Current Conditions

Partly Cloudy
4.6°C

Ex Interior Health employee wins wrongful dismissal lawsuit

Image Credit: FILE PHOTO
April 04, 2017 - 9:00 PM

KAMLOOPS - A Vancouver man will be awarded damages after a B.C. Supreme Court judge ruled Interior Health was in the wrong when they terminated him without notice.

Phuc Ly filed a lawsuit against the health authority after claiming he was wrongfully dismissed in January 2015 after his probationary period with IHA came to an end. In September 2014, Ly was hired as manager of a number of staff within the quality improvement department and in November he moved to Kamloops to begin work.

Portions of emails were inserted in Judge Maria Morellato’s written decision, showing Ly was hired on a $98,000 per year salary and was told – as with many jobs – he would need to undergo a probation period of six months.

The probation was referred to in one of the emails, but Morellato called the exchange of emails between IH and Ly “confusing at best.” There appeared to be discrepancies in the emails, which made it difficult to understand which documents Ly was supposed to abide by. One exchange told Ly to disregard a previous email which had two terms of employment conditions attached.

Interior Health’s lawyer Cameron Wardell argued that this case was a good opportunity for the court to address legalities around employment probation. Morellato said IH had a right to dismiss Ly without notice during his probation period, providing they acted in good faith.

“There is… an implied contractual right to dismiss him without notice during his probationary period, providing IHA acted in good faith in its assessment of his suitability for his position,” Morellato said, indicating a company does not need just cause to dismiss someone during a probationary period.

But Morellato has ruled IH did not act in good faith when they dismissed Ly. Her decision details the hardship Ly faced during his employment with the health authority, including a lack of response from IH when Ly tried to better understand the expectations for this job.

“I find that he was not given a fair opportunity to demonstrate his suitability for his position,” Morellato said. “Mr. Ly made genuine and concerted attempts to better understand the basis for his employer’s assessment of his suitability but his efforts to do so were not responded to with clarity by his employer.”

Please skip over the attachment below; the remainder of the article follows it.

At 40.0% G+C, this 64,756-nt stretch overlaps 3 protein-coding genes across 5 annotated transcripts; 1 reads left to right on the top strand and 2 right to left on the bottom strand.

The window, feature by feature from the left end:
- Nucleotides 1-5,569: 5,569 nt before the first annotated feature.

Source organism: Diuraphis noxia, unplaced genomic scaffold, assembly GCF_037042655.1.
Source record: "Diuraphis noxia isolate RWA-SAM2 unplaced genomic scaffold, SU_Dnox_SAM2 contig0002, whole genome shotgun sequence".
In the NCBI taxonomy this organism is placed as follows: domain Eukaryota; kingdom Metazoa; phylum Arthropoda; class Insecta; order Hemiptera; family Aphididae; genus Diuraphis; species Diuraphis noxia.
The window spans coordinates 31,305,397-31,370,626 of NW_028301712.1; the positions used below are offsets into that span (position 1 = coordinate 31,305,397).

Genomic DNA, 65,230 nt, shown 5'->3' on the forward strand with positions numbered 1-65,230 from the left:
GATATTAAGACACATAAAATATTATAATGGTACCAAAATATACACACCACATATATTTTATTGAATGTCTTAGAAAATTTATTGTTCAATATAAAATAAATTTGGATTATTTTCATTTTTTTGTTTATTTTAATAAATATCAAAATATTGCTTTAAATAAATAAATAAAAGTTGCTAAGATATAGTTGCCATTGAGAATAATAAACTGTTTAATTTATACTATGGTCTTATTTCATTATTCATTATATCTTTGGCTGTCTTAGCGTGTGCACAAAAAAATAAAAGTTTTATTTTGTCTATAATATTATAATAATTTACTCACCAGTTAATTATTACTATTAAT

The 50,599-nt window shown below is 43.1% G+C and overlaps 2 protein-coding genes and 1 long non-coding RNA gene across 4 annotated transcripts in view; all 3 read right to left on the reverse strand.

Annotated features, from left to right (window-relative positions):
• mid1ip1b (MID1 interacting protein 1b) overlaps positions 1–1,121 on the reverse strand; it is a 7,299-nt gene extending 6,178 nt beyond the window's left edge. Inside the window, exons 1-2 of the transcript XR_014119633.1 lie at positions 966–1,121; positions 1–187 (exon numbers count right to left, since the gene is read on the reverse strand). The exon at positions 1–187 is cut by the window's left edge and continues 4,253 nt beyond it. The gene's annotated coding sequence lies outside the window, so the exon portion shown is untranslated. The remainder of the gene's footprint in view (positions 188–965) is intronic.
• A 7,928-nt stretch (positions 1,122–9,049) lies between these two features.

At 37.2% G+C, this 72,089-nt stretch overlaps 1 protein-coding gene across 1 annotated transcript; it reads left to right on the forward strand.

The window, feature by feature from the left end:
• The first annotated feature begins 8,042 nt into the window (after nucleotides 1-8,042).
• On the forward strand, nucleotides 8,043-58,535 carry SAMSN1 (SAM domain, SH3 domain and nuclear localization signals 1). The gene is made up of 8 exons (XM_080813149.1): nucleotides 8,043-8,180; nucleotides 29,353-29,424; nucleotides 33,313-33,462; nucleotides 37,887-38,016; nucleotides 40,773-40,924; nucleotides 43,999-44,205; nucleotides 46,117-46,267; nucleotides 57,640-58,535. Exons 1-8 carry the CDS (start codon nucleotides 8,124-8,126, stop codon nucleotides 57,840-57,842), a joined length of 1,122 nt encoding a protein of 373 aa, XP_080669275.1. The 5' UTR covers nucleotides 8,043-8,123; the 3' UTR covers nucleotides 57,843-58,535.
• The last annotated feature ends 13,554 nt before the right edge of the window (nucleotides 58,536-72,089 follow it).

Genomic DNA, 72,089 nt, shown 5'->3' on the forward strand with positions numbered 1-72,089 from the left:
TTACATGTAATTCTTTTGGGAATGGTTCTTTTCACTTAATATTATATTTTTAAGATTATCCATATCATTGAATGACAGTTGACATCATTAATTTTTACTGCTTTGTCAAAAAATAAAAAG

Morellato said the court was particularly concerned about an email Ly sent to his superior within five weeks of starting his job, requesting a meeting to discuss his progress, areas he needed to work on, expectations and responsibilities.

“I would really appreciate any help and guidance you might be able to provide in getting me proficient in the role,” Ly wrote in the email “I just want to ensure my efforts are aligned with not only the organizational goals but your vision and goals as well for the team.”

But a meeting never took place between Ly and his superior. Morellato said Ly and his superior gave evidence it could take up to one year to understand everything within the health authority.

Morellato’s decision shows not everyone was accepting of Ly when he first started the job, including his supervisor who at one point muttered she “didn’t know how long he’d last” after a meeting.

In January 2015, Ly set up a meeting with his superior in hopes of discussing his job progress, but his superior testified by that point, the decision to terminate Ly had already been made.

Morellato ruled Ly was not given a fair shot at showcasing his suitability for his new position and that IH did not act in good faith when they terminated Ly. Ly’s lawyer argued his client left permanent work in Vancouver to work for IH in Kamloops and that there are limited opportunities for someone in Ly’s specialized field. Ly has since moved to Winnipeg for work.

Morellato ruled it would have been suitable for IH to give Ly three months notice, but since that didn’t happen Ly will be awarded three months pay in lieu.


To contact a reporter for this story, email Ashley Legassic or call 250-319-7494 or email the editor. You can also submit photos, videos or news tips to the newsroom and be entered to win a monthly prize draw.

We welcome your comments and opinions on our stories but play nice. We won't censor or delete comments unless they contain off-topic statements or links, unnecessary vulgarity, false facts, spam or obviously fake profiles. If you have any concerns about what you see in comments, email the editor in the link above. 

News from © InfoTel News Ltd, 2017
InfoTel News Ltd

  • Popular kamloops News
  • Comments
View Site in: Desktop | Mobile